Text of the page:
There are three grades of sprains. Grade I sprains are mild injuries in which there is a stretching or mild tearing of the ligament, yet no joint function is lost. However, there may be tenderness and slight swelling.
Grade II sprains are caused by a partial tear in the ligament. These sprains are characterized by obvious swelling, localized tenderness, pain, joint laxity, difficulty bearing weight if the injury is to a lower extremity, and reduced function of the joint.
Grade III, or third degree, sprains are caused by complete tearing of the ligament. There is severe pain, loss of joint function, widespread swelling, and the inability to bear weight if in the lower extremity. While a Grade III sprain may be very painful when it occurs, it is sometimes not painful after the injury because the ligament fibers have been completely torn and nothing is pulling on them. If this is true, the injury will be accompanied by a significant loss in joint stability.
Strains, like sprains, are also graded in three different categories. Grade I strains are considered mild. They are categorized by some localized swelling with no significant disruption of the muscle tendon unit. Stretching or contraction of the muscle may be painful.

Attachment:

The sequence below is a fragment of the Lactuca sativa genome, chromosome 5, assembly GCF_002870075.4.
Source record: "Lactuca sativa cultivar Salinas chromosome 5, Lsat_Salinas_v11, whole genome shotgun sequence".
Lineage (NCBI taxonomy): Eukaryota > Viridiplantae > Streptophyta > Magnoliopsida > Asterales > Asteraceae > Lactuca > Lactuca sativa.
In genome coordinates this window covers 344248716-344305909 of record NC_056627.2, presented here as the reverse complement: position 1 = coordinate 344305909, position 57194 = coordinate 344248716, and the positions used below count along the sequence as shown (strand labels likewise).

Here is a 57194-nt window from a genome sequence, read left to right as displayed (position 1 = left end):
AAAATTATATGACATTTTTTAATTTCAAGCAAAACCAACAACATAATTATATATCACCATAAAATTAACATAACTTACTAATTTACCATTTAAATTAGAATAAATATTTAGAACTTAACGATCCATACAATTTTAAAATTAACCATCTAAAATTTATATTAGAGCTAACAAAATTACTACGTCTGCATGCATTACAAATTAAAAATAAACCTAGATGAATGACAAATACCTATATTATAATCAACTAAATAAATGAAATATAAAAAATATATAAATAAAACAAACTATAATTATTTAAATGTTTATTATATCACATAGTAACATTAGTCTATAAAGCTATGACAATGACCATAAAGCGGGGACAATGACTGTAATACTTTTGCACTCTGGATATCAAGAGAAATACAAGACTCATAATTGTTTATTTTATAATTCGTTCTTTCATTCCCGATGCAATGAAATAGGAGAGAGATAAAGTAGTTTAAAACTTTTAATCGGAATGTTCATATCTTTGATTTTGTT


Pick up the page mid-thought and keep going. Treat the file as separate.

Grade II strains indicate some disruption of the muscle tendon unit. They will often show a loss of strength and limitation in active motion, but the muscle has not been completely disrupted.
Grade III, or third degree, strains indicate a complete rupture in the muscle tendon unit. This injury is likely to be very painful and often the individual will report hearing a loud pop or snap when the injury occurred. The site of injury is often quite visible and there will be a significant defect in the muscle that can be felt with the fingers. A Grade III muscle strain will often have very serious bruising with it as well.
Whitney Lowe, The Gale Group Inc., Gale, Detroit,